Fortunately, there's room enough for a container garden with herbs and vines, and in one corner, pictured here, some flowers that have survived this summer's scorching heat. This is where I go to take a break from writing--to water the flowers and to refresh my brain. Read More 
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Book Signing

The headline on the Books page of the Albuquerque Journal was great:Cleopatra as a teen, before it all went so wrong. Great interview. Thumbnail picture of the jacket. Info about signings at two local bookstores; the first was Saturday afternoon. I posted flyers around the neighborhood, in coffee shops and at the library; sent out emails to friends; figured out what I'd talk about ("What we DON'T know about Cleopatra"); put on a clean shirt and lipstick; and prayed that at least a few interested people would show up, because it's just so depressing if they don't. (I have done readings with just one person present.)

The folks at Alamosa Books do a terrific job of setting up a reading. On the table with a display of CLEOPATRA CONFESSES and other CM books were (1) a very large stuffed crocodile (2) a stuffed cobra (3) a stuffed leopard. And there were refreshments: baklava, Turkish delight, pomegranate lemonade.

People came! They laughed! They bought books! And I got to bring home the extra baklava. Read More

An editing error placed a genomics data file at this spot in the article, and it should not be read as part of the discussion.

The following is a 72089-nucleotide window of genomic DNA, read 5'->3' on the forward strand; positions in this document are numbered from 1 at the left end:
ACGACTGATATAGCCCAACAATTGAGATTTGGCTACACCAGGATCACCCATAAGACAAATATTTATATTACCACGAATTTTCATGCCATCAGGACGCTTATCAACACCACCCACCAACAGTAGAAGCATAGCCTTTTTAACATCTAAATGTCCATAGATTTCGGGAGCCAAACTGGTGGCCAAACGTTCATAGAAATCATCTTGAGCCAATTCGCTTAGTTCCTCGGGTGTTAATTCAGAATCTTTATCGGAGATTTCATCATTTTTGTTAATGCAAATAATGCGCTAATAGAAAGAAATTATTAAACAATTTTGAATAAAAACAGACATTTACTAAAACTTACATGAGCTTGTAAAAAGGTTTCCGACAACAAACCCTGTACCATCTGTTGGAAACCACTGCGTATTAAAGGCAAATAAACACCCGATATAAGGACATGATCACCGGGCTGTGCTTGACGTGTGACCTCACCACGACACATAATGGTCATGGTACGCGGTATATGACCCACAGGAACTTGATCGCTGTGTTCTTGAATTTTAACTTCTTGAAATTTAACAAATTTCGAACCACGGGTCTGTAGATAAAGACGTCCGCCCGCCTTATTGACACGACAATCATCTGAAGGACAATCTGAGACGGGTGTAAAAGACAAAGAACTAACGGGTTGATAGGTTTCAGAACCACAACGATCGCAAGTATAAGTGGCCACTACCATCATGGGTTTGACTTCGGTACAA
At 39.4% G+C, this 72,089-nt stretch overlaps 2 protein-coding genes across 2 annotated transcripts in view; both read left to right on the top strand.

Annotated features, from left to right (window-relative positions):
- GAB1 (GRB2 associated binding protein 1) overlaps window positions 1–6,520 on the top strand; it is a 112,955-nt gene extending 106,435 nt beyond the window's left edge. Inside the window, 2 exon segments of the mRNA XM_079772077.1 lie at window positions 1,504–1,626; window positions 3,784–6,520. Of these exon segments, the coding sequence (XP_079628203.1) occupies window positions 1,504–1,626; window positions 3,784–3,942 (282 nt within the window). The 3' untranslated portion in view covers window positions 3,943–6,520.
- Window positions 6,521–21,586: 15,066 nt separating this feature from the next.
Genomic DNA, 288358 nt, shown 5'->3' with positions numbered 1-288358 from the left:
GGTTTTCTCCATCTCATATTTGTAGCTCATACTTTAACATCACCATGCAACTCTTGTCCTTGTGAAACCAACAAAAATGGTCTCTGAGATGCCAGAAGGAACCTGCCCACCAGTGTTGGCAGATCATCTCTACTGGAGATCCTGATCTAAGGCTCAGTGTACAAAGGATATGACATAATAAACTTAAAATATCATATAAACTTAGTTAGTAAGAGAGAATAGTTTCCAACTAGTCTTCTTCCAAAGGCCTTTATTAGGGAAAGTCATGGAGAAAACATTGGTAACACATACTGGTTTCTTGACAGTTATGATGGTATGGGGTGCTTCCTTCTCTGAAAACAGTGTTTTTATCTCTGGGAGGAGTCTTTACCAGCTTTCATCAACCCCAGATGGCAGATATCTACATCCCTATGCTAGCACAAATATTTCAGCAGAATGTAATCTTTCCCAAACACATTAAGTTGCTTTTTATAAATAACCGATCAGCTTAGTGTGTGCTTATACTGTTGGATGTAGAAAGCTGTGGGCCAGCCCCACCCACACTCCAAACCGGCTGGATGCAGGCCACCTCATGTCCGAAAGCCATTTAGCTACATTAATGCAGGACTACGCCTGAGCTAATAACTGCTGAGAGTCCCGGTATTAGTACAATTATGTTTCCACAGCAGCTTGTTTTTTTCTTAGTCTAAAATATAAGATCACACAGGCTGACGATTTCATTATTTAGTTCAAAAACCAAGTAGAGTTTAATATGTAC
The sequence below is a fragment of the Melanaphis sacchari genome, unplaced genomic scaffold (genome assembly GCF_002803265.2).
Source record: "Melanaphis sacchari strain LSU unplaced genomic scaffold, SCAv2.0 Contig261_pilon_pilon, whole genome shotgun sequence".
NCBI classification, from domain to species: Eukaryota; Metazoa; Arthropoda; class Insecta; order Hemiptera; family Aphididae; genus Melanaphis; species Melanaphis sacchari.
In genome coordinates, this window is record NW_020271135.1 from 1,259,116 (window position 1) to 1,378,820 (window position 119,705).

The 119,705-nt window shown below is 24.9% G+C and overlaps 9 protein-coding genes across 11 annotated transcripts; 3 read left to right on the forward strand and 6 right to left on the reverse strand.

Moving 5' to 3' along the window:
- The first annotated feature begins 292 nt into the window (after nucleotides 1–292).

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Some of this ended up as breakfast.
I love Saturdays. It's still a writing day, but with a difference. This morning I walked 7 blocks to the Downtown Growers' Market and loaded up on good stuff: onions, oyster mushrooms, bok choi, baby turnips, garlic---and croissants, ciabatti, and a rhubarb pie. Here it is, spread out on the kitchen counter.

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Let the Fiesta Begin!

Today is my birthday. I love birthdays--especially my own. But in reality today is a day like any other. I finally finished going over the copyeditor's notes and changes on the 360-page manuscript of THE WILD QUEEN, Mary Queen of Scots. The CE made a number of corrections, some of which made ME wild. I'm standing fast on some, caving on others. But this puts me further behind on VICTORIA RULES/CONFESSES/WHATEVER.

Meanwhile, I have to stop obsessing about CLEOPATRA CONFESSES. Yesterday was the official pub date, and I hover around amazon.com to see if anybody has posted a review. One did appear today, but with only three stars. THREE STARS?? Why not FIVE?? Because the reviewer, a librarian, loves the book but thinks the book ends too soon and should continue for another 200 pages or so, in order to cover all of Cleopatra's life. But that's not what I set out to do in CLEOPATRA CONFESSES--which was to narrate the Egyptian queen's early life, her formative years, not the entire arc of her life, as interesting as it was.